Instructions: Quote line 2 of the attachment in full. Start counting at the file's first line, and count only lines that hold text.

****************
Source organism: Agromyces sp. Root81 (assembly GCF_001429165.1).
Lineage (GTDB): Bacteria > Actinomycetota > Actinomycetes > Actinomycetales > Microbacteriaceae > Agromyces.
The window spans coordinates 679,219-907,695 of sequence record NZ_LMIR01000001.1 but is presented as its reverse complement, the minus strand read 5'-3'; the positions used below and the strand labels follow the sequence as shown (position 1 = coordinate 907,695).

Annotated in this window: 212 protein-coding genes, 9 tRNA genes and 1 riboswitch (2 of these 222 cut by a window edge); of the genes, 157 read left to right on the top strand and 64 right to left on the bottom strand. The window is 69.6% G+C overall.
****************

Lineage (GTDB): Bacteria > Actinomycetota > Actinomycetes > Actinomycetales > Microbacteriaceae > Agromyces.